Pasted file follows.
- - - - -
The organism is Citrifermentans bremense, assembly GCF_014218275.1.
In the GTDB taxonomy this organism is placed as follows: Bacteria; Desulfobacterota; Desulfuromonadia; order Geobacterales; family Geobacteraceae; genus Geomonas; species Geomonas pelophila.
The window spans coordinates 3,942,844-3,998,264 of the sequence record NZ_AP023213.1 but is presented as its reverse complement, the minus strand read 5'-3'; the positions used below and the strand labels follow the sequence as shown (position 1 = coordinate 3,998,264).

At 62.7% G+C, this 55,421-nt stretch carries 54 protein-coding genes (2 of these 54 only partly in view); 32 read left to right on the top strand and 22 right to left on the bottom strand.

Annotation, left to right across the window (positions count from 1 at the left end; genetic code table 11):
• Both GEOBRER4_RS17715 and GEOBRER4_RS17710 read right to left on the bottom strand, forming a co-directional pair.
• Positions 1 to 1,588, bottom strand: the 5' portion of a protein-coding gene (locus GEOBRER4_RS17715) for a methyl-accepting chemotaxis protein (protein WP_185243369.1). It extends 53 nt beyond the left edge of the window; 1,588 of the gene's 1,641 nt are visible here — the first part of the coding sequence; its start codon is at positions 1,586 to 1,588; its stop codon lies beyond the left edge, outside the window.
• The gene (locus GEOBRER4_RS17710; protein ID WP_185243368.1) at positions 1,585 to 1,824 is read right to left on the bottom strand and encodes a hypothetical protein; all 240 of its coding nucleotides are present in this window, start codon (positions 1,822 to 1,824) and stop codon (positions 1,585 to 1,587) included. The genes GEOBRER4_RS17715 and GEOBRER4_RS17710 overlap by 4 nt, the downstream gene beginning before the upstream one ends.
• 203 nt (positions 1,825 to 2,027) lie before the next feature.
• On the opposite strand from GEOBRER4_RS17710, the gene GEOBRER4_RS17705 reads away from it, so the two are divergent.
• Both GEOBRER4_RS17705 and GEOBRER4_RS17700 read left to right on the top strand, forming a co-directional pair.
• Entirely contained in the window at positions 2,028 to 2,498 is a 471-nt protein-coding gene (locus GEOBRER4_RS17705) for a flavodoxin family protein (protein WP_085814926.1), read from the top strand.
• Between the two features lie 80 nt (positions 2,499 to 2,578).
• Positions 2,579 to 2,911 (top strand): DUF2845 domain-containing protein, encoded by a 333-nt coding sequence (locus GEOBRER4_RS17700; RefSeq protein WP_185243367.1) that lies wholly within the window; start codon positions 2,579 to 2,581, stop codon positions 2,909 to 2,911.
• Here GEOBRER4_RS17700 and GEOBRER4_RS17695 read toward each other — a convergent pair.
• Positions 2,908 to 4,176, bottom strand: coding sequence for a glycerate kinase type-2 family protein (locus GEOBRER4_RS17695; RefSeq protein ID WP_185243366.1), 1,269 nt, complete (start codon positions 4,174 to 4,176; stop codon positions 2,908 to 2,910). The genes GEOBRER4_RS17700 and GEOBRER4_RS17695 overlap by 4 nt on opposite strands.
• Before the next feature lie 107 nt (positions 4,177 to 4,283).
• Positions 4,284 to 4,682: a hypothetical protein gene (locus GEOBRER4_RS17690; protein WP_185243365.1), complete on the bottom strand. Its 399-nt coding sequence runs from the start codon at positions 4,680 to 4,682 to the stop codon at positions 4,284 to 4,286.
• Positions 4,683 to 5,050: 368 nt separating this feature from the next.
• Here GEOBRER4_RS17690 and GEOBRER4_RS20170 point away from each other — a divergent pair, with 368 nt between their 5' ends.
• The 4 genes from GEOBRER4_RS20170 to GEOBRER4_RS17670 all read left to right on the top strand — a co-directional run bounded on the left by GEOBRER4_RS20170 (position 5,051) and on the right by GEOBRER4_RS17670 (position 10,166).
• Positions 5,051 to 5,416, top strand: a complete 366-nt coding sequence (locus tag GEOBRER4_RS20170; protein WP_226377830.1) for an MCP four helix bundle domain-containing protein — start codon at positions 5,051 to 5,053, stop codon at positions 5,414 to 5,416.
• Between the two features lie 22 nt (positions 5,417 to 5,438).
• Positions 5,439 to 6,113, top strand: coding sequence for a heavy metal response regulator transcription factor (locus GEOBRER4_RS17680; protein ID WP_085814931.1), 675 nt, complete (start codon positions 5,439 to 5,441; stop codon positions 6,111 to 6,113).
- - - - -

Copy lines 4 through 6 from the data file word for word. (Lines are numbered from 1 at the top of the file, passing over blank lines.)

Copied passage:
At 62.7% G+C, this 55,421-nt stretch carries 54 protein-coding genes (2 of these 54 only partly in view); 32 read left to right on the top strand and 22 right to left on the bottom strand.

Annotation, left to right across the window (positions count from 1 at the left end; genetic code table 11):
• Both GEOBRER4_RS17715 and GEOBRER4_RS17710 read right to left on the bottom strand, forming a co-directional pair.